broadway is getting a taste of tina turner

October 4, 2018
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Will all the highly anticipated Black-led, Black-produced stage shows and bio-musicals celebrating the ground-breaking careers of venerated Black figures opening or incoming, Broadway is turning into the Great Black Way. The latest entry will be a musical celebrating the remarkable journey of the Queen of Rock and Roll (and legs), Tina Turner. Tina: The Tina Turner Musical premiered on the West End in April at London’s Aldwych Theatre, and the hit production will making its way to Broadway in the fall of 2019. That’s a whole year to get your coins in order beloveds.

The show is a journey through the singer’s life, from the “Nutbush City Limits” of Tennessee, to stages around the globe where she established her legacy as the Queen of Rock and Roll. Turner collaborated with the West End’s Stage Entertainment to bring her story to life. She told Deadline, “I feel that it is in many ways a culmination of my career. London audiences have been and continue to be extraordinary. Now, the bright lights of Broadway are calling, and I’m very excited to share this beautiful show with New York audiences next year.”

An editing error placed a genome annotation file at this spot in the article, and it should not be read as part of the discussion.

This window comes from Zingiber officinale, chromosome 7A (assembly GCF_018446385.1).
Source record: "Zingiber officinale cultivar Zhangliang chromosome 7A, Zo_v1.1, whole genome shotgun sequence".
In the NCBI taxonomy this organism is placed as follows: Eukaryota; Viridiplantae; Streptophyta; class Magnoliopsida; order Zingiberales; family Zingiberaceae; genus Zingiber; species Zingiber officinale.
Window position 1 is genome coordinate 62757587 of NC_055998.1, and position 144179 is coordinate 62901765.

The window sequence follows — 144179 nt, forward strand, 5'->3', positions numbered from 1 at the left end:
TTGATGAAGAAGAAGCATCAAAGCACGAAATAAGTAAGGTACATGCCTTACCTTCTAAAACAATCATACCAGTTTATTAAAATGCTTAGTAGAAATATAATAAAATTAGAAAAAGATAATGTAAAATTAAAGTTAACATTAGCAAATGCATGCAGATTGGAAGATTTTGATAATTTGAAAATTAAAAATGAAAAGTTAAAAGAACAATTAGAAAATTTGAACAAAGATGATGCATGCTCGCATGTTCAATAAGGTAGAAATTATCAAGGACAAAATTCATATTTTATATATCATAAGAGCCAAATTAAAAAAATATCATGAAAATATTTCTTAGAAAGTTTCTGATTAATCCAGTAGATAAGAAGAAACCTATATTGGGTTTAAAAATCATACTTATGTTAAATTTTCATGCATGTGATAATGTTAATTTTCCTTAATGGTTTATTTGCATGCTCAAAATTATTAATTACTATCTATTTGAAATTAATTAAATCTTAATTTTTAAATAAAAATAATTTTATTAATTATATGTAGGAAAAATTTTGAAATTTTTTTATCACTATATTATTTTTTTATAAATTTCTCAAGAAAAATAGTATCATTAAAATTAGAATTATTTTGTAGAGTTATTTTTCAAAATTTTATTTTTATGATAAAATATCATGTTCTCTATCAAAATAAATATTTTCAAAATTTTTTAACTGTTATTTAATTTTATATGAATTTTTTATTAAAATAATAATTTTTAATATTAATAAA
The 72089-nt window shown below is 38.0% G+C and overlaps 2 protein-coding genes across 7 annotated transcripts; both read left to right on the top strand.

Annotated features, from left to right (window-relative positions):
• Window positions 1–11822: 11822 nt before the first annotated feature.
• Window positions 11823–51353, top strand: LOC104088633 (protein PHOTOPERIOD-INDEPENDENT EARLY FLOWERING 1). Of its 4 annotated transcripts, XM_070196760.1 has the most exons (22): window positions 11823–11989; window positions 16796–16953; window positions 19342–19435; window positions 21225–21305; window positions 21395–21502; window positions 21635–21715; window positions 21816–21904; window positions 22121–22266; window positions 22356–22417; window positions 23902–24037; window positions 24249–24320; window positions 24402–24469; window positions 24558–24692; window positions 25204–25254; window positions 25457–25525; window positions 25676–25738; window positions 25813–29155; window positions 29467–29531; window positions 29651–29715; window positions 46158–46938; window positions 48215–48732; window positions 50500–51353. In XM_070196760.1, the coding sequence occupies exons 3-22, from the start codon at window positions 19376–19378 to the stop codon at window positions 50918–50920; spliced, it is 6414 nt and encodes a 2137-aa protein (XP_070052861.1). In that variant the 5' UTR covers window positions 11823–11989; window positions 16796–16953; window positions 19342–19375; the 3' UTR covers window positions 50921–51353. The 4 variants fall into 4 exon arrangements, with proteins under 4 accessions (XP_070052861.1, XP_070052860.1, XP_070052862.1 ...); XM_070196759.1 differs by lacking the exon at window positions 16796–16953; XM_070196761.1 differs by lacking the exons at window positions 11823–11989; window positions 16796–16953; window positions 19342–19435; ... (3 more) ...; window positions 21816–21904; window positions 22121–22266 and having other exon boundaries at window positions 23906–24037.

“Working with the incomparable Tina Turner has been an exceptional experience,” said producer Tali Pelman. “She has made it her mission to tell her story with raw honesty and grit. She is an inspiration for all of us.”

The West End edition stars Shuffle Along Tony nominee Adrienne Warren, under the direction of Phyllida Lloyd, with the Juilliard-educated playwright Katori Hall writing the book with Frank Ketelaar and Kees Prins. The London show’s success has resulted in the announcement of a new booking period that will take the show through to July 2019. Germany will also get to enjoy Turner’s story, as a Hamburg version will premier sometime next year.

The influx of Black stories coming to Broadway are a dream-come-true for New York patrons who’ve been starved for melanin-rich stories. The West End has always been considered the more inclusive theatre scene, though now, finally, thanks to the undeniable gifts of Black artists, the Big Apple may be catching up.